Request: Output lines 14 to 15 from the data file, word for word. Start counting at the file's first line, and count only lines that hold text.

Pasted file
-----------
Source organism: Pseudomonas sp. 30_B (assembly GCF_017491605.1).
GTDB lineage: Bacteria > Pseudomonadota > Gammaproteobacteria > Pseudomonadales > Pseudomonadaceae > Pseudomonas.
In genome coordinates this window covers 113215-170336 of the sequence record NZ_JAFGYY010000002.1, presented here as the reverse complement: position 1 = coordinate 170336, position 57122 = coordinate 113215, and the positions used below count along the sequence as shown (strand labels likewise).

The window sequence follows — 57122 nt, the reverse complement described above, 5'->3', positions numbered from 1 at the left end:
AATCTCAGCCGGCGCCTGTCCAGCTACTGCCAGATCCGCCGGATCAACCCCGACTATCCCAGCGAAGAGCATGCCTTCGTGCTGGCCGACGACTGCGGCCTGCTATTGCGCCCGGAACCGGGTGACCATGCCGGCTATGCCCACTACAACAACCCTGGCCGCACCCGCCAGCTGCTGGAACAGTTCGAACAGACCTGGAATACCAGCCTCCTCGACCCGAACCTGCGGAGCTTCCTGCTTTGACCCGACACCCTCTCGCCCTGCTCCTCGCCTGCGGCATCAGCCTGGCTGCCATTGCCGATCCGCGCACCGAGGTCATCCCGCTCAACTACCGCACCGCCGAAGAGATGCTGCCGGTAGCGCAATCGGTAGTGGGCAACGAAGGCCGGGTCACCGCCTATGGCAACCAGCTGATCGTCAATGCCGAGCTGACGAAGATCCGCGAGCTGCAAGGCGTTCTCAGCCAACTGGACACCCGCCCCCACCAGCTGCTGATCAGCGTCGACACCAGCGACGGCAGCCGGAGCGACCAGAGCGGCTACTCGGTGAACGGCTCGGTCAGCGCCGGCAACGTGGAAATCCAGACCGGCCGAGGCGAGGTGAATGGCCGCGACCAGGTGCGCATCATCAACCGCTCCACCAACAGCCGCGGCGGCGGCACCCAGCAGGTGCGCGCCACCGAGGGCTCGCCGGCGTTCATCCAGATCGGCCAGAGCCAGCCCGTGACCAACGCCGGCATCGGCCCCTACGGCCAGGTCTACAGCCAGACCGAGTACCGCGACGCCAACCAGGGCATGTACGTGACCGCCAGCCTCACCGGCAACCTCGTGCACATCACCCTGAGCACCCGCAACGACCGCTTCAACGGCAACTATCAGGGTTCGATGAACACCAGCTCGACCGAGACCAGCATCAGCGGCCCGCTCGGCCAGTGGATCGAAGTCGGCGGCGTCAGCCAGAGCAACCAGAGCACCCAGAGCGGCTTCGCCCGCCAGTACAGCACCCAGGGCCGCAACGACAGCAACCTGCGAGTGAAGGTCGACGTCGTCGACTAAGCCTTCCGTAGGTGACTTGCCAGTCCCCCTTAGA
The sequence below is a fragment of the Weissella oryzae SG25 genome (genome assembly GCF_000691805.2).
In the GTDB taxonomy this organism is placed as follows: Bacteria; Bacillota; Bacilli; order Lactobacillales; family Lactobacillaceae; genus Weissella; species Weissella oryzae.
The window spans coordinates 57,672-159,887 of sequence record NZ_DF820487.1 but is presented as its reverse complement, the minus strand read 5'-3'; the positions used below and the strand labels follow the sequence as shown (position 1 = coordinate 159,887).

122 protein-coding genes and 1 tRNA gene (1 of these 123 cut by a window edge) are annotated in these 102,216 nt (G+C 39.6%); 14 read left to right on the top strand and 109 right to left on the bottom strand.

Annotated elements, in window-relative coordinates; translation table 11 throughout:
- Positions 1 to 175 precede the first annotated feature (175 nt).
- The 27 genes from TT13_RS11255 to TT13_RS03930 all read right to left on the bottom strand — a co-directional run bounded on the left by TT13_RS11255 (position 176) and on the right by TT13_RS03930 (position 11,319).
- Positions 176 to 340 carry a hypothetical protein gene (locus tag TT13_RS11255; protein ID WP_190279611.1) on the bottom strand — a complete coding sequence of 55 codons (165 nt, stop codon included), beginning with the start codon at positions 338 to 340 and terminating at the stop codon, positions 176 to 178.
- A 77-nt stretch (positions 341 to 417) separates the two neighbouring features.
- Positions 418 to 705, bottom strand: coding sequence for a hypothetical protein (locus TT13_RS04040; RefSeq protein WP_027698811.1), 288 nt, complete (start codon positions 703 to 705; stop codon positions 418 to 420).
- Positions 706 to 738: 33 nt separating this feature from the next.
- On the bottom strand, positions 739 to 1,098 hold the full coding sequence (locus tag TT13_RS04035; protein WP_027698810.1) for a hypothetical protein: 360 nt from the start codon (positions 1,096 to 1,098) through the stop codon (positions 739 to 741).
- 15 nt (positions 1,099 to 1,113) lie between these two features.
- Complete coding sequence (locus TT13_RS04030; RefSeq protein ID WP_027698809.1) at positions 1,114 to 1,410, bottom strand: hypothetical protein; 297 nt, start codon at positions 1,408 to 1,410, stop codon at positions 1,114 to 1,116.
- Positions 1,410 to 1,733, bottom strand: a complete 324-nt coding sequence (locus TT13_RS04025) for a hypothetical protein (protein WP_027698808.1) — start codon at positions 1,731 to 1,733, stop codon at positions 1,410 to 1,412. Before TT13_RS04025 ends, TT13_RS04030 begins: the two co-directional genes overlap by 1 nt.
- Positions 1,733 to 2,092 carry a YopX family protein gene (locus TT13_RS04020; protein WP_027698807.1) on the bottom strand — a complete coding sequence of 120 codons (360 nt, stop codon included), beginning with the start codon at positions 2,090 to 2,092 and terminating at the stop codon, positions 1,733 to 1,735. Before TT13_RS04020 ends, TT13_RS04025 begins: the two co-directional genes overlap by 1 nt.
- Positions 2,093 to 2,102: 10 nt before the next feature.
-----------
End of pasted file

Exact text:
- A 77-nt stretch (positions 341 to 417) separates the two neighbouring features.
- Positions 418 to 705, bottom strand: coding sequence for a hypothetical protein (locus TT13_RS04040; RefSeq protein WP_027698811.1), 288 nt, complete (start codon positions 703 to 705; stop codon positions 418 to 420).